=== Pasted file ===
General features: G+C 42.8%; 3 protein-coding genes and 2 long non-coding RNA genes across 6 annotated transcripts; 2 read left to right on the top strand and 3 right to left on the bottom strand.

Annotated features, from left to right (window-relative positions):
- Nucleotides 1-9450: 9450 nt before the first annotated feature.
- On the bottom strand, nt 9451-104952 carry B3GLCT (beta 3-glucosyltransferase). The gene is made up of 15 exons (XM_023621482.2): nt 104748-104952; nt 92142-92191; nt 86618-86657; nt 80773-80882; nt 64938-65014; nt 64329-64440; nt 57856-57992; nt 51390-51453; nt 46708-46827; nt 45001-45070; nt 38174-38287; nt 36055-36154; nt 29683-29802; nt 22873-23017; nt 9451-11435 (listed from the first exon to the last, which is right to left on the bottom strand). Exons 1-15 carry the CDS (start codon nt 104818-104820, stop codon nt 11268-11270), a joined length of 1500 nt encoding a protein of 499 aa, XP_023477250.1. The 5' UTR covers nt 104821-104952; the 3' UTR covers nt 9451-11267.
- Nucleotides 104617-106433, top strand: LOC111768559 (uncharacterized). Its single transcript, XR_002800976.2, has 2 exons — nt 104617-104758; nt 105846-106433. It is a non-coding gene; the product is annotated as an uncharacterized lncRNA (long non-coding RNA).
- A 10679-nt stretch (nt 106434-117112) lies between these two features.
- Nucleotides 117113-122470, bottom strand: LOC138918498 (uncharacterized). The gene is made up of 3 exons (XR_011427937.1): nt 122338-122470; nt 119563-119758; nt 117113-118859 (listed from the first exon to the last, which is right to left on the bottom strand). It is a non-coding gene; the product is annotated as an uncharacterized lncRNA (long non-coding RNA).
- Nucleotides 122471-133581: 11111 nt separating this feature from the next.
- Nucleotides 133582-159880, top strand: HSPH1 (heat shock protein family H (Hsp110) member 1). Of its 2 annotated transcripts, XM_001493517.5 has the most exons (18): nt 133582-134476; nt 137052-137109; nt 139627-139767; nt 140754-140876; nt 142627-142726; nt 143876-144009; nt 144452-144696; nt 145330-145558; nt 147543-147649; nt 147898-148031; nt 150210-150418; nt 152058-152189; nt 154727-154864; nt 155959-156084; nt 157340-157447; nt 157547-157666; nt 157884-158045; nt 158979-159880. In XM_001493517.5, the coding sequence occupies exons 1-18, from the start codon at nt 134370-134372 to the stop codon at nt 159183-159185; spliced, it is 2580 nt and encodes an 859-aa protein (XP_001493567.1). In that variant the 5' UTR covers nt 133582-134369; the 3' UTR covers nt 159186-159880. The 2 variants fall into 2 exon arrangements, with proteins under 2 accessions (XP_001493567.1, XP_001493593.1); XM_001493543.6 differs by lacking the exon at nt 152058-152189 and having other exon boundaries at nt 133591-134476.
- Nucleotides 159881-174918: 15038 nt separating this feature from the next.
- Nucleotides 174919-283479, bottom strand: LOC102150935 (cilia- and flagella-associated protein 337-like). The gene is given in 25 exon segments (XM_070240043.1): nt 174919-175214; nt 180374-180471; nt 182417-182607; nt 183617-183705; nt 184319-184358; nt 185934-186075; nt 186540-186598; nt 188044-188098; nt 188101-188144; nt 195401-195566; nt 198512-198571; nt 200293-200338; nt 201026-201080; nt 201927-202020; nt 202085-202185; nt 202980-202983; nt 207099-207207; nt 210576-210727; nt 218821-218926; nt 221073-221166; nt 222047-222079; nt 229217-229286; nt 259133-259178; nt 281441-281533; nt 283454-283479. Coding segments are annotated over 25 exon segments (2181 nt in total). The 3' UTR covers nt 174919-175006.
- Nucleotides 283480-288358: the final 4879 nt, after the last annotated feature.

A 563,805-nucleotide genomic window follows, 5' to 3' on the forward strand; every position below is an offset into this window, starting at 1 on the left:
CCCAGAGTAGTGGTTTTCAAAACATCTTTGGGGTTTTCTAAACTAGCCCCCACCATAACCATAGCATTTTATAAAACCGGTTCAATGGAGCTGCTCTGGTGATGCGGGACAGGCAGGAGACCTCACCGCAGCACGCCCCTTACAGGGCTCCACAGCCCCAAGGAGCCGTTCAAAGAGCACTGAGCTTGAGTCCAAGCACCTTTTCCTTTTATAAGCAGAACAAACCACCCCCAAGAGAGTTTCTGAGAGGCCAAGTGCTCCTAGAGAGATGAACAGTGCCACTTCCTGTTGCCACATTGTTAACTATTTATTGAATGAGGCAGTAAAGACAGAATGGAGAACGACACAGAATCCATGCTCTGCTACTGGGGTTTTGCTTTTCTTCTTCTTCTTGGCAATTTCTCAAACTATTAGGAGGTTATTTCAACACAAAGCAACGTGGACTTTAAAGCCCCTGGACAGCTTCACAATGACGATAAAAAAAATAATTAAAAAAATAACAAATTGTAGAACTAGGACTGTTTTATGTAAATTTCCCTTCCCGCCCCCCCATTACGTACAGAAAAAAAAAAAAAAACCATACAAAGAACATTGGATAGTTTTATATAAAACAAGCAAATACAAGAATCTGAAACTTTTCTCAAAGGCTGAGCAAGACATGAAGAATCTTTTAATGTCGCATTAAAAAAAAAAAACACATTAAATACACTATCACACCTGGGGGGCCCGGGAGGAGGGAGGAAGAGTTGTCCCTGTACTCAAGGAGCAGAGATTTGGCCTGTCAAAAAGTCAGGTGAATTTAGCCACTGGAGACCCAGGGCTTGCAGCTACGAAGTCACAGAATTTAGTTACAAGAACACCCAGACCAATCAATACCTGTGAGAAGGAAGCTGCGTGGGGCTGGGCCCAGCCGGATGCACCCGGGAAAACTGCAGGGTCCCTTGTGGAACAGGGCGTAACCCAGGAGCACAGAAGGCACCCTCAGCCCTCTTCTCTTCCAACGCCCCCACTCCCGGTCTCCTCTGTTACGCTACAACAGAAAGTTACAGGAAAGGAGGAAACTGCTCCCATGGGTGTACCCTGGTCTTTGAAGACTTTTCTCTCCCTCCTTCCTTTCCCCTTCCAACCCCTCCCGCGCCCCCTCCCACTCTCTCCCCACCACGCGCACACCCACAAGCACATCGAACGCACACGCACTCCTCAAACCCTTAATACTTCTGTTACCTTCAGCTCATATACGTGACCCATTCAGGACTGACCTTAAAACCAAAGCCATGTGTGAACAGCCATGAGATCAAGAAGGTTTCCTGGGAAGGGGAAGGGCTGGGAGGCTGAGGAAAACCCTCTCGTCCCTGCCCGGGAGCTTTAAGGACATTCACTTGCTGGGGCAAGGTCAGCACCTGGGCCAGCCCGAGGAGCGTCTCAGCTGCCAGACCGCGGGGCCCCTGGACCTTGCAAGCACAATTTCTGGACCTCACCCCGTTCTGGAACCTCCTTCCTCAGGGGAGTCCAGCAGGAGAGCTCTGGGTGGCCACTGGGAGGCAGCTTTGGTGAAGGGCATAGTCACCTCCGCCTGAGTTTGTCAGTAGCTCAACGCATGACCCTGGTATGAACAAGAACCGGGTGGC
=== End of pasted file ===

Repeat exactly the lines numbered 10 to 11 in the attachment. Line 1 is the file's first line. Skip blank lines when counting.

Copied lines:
- Nucleotides 159881-174918: 15038 nt separating this feature from the next.
- Nucleotides 174919-283479, bottom strand: LOC102150935 (cilia- and flagella-associated protein 337-like). The gene is given in 25 exon segments (XM_070240043.1): nt 174919-175214; nt 180374-180471; nt 182417-182607; nt 183617-183705; nt 184319-184358; nt 185934-186075; nt 186540-186598; nt 188044-188098; nt 188101-188144; nt 195401-195566; nt 198512-198571; nt 200293-200338; nt 201026-201080; nt 201927-202020; nt 202085-202185; nt 202980-202983; nt 207099-207207; nt 210576-210727; nt 218821-218926; nt 221073-221166; nt 222047-222079; nt 229217-229286; nt 259133-259178; nt 281441-281533; nt 283454-283479. Coding segments are annotated over 25 exon segments (2181 nt in total). The 3' UTR covers nt 174919-175006.